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Frontier Label

Rich black versus 100% black: The colors of your custom label

Rich Black versus 100% Black

Have you ever pulled your favorite black jeans out of the dryer and slipped on your brand new black t-shirt only to find that, lo and behold, they are totally different blacks? Your new t-shirt is a dark black, and your old jeans are a faded, dull grey.

In the printing world, there are also vastly different shades of black that you can achieve. While many blacks virtually look the same on a computer screen, the printed versions do not. Who knew that your custom label could have a fashion conundrum of its own!

 

rich black versus 100% black custom label

 

Rich Black

Rich Black, the blackest black, is a mixture of solid black over one or more other colors in the CMYK spectrum. Adding other colors into the mix can give you a richer or deeper black. When filling a large space, like the background, with black ink — Rich Black is a nice choice to make your custom label stand out on the shelf.

Some of the common Rich Black mixtures, or color builds are:

C: 60%, M: 40%, Y: 40%, K: 100%

C: 50%; M: 50%; Y: 10%; K: 100%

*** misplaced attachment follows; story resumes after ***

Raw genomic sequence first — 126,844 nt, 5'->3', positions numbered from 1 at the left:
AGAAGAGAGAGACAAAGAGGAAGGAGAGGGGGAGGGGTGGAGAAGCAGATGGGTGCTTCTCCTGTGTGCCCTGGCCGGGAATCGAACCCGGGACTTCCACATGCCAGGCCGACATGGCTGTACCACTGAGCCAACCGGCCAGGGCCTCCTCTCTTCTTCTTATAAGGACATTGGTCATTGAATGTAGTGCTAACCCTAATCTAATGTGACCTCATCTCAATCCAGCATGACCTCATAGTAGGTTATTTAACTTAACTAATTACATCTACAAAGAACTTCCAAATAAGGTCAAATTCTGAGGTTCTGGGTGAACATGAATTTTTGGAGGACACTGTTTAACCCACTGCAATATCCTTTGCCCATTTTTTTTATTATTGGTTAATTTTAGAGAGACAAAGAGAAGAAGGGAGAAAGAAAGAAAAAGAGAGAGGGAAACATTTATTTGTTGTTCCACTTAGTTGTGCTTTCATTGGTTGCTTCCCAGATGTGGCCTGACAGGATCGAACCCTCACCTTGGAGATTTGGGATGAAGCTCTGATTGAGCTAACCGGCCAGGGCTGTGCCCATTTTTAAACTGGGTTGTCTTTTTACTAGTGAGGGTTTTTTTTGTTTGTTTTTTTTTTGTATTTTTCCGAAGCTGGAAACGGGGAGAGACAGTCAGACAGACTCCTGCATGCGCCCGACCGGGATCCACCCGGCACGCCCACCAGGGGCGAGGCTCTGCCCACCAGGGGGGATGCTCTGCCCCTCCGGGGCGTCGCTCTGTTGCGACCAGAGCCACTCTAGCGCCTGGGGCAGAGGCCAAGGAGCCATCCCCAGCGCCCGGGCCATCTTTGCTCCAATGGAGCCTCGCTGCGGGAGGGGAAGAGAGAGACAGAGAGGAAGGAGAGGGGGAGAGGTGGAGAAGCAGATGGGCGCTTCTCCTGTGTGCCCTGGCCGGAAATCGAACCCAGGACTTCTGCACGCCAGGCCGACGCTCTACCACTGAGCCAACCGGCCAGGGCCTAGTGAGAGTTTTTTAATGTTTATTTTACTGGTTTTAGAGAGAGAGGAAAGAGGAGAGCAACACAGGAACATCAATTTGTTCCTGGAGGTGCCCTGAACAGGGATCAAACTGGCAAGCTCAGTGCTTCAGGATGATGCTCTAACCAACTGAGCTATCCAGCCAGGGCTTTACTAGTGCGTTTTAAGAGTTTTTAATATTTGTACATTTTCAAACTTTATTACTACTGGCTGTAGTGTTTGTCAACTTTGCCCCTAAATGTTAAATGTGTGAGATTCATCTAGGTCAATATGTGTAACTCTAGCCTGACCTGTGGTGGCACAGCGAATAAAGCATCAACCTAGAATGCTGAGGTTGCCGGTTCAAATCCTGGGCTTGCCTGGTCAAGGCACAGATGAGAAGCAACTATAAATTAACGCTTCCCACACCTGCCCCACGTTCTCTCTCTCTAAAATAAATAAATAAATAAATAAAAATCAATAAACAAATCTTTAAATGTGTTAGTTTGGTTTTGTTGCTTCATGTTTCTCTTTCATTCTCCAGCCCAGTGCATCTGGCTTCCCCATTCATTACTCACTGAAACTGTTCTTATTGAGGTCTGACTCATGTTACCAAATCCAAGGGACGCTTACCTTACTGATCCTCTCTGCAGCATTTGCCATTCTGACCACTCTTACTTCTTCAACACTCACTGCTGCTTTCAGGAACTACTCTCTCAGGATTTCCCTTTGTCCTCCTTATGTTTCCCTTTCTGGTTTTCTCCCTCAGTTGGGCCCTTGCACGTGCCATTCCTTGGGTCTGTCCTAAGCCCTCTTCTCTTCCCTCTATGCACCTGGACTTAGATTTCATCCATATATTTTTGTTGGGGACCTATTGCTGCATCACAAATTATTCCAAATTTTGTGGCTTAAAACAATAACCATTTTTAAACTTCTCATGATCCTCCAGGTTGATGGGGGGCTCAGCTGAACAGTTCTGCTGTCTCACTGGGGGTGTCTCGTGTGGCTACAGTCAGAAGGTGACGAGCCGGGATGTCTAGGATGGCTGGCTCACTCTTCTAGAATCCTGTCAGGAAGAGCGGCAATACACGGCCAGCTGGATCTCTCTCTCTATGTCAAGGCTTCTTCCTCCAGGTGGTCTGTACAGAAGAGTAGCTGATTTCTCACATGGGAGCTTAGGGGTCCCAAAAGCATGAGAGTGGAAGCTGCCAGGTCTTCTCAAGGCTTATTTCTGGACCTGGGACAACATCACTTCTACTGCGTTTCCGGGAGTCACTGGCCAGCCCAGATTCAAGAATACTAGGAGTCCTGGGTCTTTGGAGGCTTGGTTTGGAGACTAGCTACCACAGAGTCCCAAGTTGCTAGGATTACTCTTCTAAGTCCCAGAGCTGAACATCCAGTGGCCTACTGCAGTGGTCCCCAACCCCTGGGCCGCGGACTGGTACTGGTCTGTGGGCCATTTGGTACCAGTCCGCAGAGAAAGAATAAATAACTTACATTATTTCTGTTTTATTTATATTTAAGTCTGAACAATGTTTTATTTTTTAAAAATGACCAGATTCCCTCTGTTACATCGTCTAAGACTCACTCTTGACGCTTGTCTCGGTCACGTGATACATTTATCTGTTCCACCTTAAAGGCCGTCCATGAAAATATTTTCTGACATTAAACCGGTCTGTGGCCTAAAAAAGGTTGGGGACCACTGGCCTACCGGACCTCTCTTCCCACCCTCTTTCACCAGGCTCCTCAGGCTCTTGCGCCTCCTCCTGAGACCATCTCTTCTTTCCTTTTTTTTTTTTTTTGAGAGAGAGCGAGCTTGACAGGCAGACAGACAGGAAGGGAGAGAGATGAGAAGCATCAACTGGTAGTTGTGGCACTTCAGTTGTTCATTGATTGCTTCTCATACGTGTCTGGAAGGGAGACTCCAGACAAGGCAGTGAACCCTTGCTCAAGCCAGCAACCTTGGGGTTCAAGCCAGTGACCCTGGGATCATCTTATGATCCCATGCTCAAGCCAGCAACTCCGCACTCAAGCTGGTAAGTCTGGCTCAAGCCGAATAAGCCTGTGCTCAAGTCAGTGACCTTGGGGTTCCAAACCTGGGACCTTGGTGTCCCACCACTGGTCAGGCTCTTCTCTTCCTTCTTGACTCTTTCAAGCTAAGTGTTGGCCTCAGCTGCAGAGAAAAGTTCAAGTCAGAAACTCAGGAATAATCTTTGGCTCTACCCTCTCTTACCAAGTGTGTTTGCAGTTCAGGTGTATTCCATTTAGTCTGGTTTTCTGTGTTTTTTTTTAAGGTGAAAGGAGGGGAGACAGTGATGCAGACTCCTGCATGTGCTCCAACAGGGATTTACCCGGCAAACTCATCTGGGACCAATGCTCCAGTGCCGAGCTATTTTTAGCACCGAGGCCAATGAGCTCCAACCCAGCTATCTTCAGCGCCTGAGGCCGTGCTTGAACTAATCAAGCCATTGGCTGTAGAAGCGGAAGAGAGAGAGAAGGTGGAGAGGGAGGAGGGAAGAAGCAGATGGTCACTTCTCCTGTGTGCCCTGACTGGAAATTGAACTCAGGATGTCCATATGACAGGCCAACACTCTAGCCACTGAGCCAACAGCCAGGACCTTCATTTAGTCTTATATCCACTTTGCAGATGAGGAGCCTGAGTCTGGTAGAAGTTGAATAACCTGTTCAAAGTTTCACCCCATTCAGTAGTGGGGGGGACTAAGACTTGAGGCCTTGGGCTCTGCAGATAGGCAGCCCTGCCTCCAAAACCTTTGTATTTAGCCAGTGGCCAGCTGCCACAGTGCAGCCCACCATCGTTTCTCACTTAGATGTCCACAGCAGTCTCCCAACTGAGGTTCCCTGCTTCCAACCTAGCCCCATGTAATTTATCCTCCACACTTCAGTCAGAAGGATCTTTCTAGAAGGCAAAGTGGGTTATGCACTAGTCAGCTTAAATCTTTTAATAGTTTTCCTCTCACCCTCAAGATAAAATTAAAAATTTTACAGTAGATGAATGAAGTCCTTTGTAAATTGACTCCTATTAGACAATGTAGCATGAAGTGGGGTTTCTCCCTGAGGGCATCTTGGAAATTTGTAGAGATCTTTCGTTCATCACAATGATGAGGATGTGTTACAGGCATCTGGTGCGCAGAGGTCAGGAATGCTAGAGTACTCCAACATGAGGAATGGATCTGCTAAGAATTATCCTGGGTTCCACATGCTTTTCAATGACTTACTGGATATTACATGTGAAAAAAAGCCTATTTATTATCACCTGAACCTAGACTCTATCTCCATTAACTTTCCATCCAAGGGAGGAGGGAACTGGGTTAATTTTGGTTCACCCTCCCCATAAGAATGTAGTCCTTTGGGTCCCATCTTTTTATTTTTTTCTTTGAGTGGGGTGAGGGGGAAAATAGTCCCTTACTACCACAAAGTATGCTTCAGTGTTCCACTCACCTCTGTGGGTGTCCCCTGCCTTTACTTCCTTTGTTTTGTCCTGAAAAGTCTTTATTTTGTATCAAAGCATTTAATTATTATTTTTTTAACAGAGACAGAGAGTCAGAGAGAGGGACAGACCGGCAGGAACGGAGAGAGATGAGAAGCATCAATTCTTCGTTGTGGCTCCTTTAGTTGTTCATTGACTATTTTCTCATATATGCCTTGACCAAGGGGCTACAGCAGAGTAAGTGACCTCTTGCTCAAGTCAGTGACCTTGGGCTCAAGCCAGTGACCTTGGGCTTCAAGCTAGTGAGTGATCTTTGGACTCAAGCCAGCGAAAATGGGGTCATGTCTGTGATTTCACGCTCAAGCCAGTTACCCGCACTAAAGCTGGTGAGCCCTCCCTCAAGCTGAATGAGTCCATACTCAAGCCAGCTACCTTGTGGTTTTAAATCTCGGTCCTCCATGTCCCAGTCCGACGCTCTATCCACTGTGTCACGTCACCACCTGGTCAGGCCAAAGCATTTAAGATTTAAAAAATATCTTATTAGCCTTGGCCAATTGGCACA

Pro Tip! You should NEVER crank all four colors up to 100%. At press, this is simply too much ink all at once, and the material will become oversaturated. Stick with one of the color builds above or ask your designer for other rich black options.

100% Black

100% Black is the duller, greyer black. This version of black goes by many names (true black, pure black, plain or regular black). It is quite literally 100% black ink without any extra colors. When expressed as a color build, true black looks like this: C: 0%; M: 0%; Y: 0%; K: 100%

At this point, you are probably asking yourself, “If rich black is so great, why would I ever want 100% Black instead?” That’s a great question! There are a few instances where 100% black is ideal.

Use 100% Black for all black text and all fine details.

When you start to mix different colors, the extra cyan, magenta, and yellow dots may cause some fuzziness or blurriness. Additionally, those dots of ink will be laid much further apart. In order to achieve the crispest, clearest lines and legible text, go with 100% Black.


Pro Tip! Adobe Illustrator and InDesign automatically use a 100% Black default in all text-boxes. Photoshop, however, is not quite so printer friendly. Take it from us– Always check your black color builds in Photoshop!

If you have any questions about which black color builds will work best with your custom label, give us a call at 877-277-4682 or chat in with our awesome team. We are happy to help you get those beautiful labels into the hands of some beautiful customers.

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